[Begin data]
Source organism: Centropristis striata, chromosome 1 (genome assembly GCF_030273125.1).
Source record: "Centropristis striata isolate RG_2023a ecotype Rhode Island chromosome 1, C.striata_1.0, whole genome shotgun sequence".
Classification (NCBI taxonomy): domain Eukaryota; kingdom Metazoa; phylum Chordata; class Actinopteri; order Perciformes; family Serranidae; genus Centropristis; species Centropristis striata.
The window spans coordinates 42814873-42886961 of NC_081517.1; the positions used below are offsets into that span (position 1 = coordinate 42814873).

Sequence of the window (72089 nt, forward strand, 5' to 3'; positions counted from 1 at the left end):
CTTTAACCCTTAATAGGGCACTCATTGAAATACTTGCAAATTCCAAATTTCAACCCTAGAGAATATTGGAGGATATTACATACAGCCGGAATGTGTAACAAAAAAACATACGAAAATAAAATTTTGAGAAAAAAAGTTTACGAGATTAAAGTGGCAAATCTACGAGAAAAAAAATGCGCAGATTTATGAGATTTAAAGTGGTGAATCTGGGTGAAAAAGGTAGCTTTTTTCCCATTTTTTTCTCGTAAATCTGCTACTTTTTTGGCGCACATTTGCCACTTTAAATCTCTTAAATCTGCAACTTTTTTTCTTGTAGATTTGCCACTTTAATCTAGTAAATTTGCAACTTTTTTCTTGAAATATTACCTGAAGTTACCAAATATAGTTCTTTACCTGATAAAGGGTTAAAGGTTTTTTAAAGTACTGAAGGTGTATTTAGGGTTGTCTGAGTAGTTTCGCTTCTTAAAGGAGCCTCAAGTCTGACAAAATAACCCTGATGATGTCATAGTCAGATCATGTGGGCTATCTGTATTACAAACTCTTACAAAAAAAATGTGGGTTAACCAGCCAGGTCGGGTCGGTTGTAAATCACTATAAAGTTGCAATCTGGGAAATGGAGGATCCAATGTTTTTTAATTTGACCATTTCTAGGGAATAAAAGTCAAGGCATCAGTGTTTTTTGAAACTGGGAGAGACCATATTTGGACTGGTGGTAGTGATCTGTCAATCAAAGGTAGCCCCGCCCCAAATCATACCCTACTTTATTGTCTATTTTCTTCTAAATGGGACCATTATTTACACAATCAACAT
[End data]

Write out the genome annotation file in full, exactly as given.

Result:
Source organism: Centropristis striata, chromosome 1 (genome assembly GCF_030273125.1).
Source record: "Centropristis striata isolate RG_2023a ecotype Rhode Island chromosome 1, C.striata_1.0, whole genome shotgun sequence".
Classification (NCBI taxonomy): domain Eukaryota; kingdom Metazoa; phylum Chordata; class Actinopteri; order Perciformes; family Serranidae; genus Centropristis; species Centropristis striata.
The window spans coordinates 42814873-42886961 of NC_081517.1; the positions used below are offsets into that span (position 1 = coordinate 42814873).

Sequence of the window (72089 nt, forward strand, 5' to 3'; positions counted from 1 at the left end):
CTTTAACCCTTAATAGGGCACTCATTGAAATACTTGCAAATTCCAAATTTCAACCCTAGAGAATATTGGAGGATATTACATACAGCCGGAATGTGTAACAAAAAAACATACGAAAATAAAATTTTGAGAAAAAAAGTTTACGAGATTAAAGTGGCAAATCTACGAGAAAAAAAATGCGCAGATTTATGAGATTTAAAGTGGTGAATCTGGGTGAAAAAGGTAGCTTTTTTCCCATTTTTTTCTCGTAAATCTGCTACTTTTTTGGCGCACATTTGCCACTTTAAATCTCTTAAATCTGCAACTTTTTTTCTTGTAGATTTGCCACTTTAATCTAGTAAATTTGCAACTTTTTTCTTGAAATATTACCTGAAGTTACCAAATATAGTTCTTTACCTGATAAAGGGTTAAAGGTTTTTTAAAGTACTGAAGGTGTATTTAGGGTTGTCTGAGTAGTTTCGCTTCTTAAAGGAGCCTCAAGTCTGACAAAATAACCCTGATGATGTCATAGTCAGATCATGTGGGCTATCTGTATTACAAACTCTTACAAAAAAAATGTGGGTTAACCAGCCAGGTCGGGTCGGTTGTAAATCACTATAAAGTTGCAATCTGGGAAATGGAGGATCCAATGTTTTTTAATTTGACCATTTCTAGGGAATAAAAGTCAAGGCATCAGTGTTTTTTGAAACTGGGAGAGACCATATTTGGACTGGTGGTAGTGATCTGTCAATCAAAGGTAGCCCCGCCCCAAATCATACCCTACTTTATTGTCTATTTTCTTCTAAATGGGACCATTATTTACACAATCAACAT